New union study reveals working conditions in the private sector poor for women
A new study has revealed that working conditions in Sri Lanka’s private sector are not condusive for females, they work far more hours than their counterparts in the region and their public transportation needs are not met.
“It is shocking (that) the studies done by ‘female experts’ and the World Bank recently turn a blind eye to these findings. One must salute the current female workforce for offering their labour under worst conditions possible in comparison with other countries,” said T. M. R. Rasseedin, Deputy General Secretary, Ceylon Federation of Labour (CFL).
Mr. Raseedin told the Business Times that the CFL conducted a study on the working conditions of female workers and were astounded by the findings.
On weekly working hours, the report said that female employment participation is high in the public sector where conditions are conducive for employment, social security, enhanced maternity protection, employment security are guaranteed. However conditions of work in the private sector are not conducive for employment of women. They are precarious, lack social security, social dignity and recognition, exploitative and prolonged working hours, etc. These factors discourage women from taking up employment in the private sector.
The percentage of the workforce working over 48 hours a week (ILO statistics, country profiles for 2014/13) in fast developing and developed countries are Malaysia ( 23.2 per cent), Indonesia (22.9), Thailand (20.9), Japan ( 20.7), the Philippines ( 19.2), Switzerland ( 11) and the UK (10.9) among others.
Comparatively countries with similar statistics to that of Sri Lanka ( percentage of workers working over 48 hours a week) are: Sri Lanka (31 per cent), Ethiopia (41.8), Madagaskar (33.5), Uganda ( 39.4) and Zimbabwe ( 33.5), the study shows.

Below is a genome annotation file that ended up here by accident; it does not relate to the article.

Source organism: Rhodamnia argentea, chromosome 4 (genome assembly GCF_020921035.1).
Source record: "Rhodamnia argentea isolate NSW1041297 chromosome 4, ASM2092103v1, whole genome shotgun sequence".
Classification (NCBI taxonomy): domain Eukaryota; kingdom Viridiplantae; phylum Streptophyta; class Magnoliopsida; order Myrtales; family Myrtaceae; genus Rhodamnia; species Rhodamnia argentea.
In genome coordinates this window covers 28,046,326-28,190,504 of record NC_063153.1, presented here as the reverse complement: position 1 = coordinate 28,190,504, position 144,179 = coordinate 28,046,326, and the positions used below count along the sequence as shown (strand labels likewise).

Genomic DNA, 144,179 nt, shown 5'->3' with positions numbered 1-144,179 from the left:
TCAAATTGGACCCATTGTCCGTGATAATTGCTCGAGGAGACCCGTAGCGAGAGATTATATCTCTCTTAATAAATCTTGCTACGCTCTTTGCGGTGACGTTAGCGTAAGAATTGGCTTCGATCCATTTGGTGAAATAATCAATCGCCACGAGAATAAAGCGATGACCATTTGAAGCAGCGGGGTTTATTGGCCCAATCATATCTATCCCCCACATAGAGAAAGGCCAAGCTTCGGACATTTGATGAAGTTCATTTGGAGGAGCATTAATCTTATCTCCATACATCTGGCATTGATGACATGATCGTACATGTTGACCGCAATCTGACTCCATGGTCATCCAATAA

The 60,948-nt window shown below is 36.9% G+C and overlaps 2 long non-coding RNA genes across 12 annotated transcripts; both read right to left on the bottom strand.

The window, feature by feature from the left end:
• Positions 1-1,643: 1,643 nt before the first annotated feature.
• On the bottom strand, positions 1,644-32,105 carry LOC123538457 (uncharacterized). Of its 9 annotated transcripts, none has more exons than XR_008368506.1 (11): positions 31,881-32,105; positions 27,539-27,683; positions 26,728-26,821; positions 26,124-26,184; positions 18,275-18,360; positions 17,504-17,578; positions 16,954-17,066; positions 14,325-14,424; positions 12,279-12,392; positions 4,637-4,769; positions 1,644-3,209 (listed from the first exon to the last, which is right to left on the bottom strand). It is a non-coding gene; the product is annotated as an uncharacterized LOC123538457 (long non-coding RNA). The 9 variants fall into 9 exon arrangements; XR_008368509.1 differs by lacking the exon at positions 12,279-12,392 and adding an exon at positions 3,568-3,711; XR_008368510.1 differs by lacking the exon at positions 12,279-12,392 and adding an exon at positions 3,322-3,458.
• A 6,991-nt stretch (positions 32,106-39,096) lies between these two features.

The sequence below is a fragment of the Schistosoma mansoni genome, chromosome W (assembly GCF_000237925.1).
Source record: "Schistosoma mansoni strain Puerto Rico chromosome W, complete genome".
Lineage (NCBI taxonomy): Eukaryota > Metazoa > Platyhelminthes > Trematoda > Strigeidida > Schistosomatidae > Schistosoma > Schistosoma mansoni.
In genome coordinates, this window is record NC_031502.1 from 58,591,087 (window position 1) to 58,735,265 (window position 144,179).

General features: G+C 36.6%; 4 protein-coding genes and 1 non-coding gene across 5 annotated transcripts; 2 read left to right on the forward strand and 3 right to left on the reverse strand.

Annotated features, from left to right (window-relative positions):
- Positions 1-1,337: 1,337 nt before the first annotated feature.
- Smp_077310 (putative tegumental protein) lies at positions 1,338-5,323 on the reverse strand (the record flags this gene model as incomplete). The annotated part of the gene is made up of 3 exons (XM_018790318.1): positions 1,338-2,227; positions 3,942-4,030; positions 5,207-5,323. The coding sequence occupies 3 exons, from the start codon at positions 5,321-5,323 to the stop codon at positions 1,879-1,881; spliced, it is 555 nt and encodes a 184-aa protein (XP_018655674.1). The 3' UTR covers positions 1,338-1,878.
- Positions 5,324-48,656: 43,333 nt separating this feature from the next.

“ILO statistics clearly prove that prolonged and excessive working hours and economic growth have no scientific nexus,” it said.
On long working hours per week in Sri Lanka, the study said the Shop and Office Employees Act ( SOEA) provides for a 45 hour- working week and the Wages Boards Ordinance (WBO) provides for a maximum of 48 hour-working week.
Global statistics ( Statutory Working hours per week – Source: Working Conditions Laws Report 2012, ILO) show the number of working hours per week in China, Denmark, Indonesia, Finland, Japan, South Korea, Italy, Norway, Sweden, New Zealand, Canada, Portugal and the US is 40 hours with Singapore being the exception at 44 hours. Its 35 in France, and 38 in Australia and Belgium.
“All these countries record a significantly high 50 per cent plus participation rate of women in the labour force. Empirical evidence show when weekly working hours are less women tend to enter the labour force in large numbers,” the study said.
Where a country adopts a 40 hour working week as against 45 hour or 5 ½ day working week as in the (SOEA) in Sri Lanka, workers in those countries are entitled to an additional 26 days of leave per annum, it said.
Workers in highly industrialised countries such as China, Japan and the US enjoy 26 additional days of leave than Sri Lankan shop and office workers.
“The above figures demolish the argument of local employers that Sri Lankan workers enjoy more holidays. ILO statistics prove workers in Sri Lanka are over worked and they are in the group of countries with Uganda, Ethiopia, Zimbabwe, etc where exploitation is the norm and productivity is low,” it said.
Taking the case of Vietnam, the study revealed that this fast growing nation has 73 per cent women in the labour force compared to 36 per cent in Sri Lanka. “Maximum overtime hours in Vietnam is 200 per annum and on exceptional circumstance it can be increased to 300 whereas in Sri Lanka it is 720 hours per annum for females and no ceiling for men,” it said.
Vietnam drew foreign investment worth US$11 billion in 2015, up from $8 billion in 2010 whereas Sri Lanka attracted $681 million in foreign investment in 2015 compared to $477 million in 2010.
“These statistics prove that compelling women to work at night and overtime work are not key factors to attract FDI,” it said.
The study said Sri Lanka offers the least amount of maternity leave in comparison with many developed and developing countries – 84 days (12 weeks) after the first child compared much more in other countries.
“The studies up to now argue that women have relatively better entrepreneurial skills. Is there any scientific evidence to prove this fact? Why are experts fostering gender stereotypes while talking about women’s empowerment?” it was noted.
The CFL Deputy General Secretary said it is these conditions that need to be changed urgently to enable women to enter the labour force.